Welcoming wildlife

A little while after folding away all the tarpaulins at the weekend, and standing surveying my handiwork, I was aware of an odd movement out of the corner of my eye. Focusing in on the centre of the plot I thought I spotted a lizard, but my Dad reliably told me it was in fact a smooth newt. Turns out he (the newt that is!) had been wallowing in a muddy area on top of a tarpaulin where water had gathered. I immediately felt guilty for having accidentally turfed him out of his home.

After settling him in a nice shady, damp spot under the water tank I realised I really should be doing more to encourage a healthy mix of wildlife to the plot. 

When I first took over, it was an ungovernable, lawless state and I decided the only way I was really going to get on top of it was to clear absolutely everything and start afresh with a blank canvas before me. This required cutting down a large buddleia (which blocked out the sun and consisted mostly of dead wood), some fruit bushes which had gone to wrack and ruin and swathes of nettles.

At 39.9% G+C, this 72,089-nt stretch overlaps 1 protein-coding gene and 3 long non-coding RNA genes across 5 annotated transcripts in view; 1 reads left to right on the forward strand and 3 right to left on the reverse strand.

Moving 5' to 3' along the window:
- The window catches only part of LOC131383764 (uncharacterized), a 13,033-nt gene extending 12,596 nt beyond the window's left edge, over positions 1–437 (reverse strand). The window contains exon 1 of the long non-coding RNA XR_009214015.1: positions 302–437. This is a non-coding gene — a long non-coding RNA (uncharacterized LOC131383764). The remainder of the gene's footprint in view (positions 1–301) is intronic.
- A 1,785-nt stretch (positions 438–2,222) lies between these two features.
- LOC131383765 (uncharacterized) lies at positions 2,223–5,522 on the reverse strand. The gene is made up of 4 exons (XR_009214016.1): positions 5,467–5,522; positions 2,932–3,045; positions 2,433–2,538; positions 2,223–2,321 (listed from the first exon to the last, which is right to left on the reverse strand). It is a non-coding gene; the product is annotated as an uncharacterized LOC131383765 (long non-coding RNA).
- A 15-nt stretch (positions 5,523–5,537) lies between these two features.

While this riotous environment was useless for growing fruit and veg, it was great for wildlife, and I do feel bad that various creatures had to up sticks and find homes elsewhere as a result of my zealous clearance programme.

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But, two years to date, I’m now able to see the wood for the trees, and feel in a position to help wildlife play its crucial role again, so I have a few plans in mind.

Following on from the newt discovery I’ve now decided to create a small wildlife pond, I will be allowing nettles to grow in two places so butterflies and other insects can flourish and I will be finding an area on which to scatter some wildflower seeds for bees and other buzzy wonders.

I still have the stump from the buddleia which is now a trendy insect ‘hotel’ (complete with all the latest mod-cons and room service!) and at some point I will also be planting an apple tree so the branches of the cherry tree will have someone to wave to. I will let you know how I get on!

Bees, or the lack of them, have been making many headlines recently and we should do all we can to look after them. After all, insects pollinate our food and we ignore them at our peril!

 

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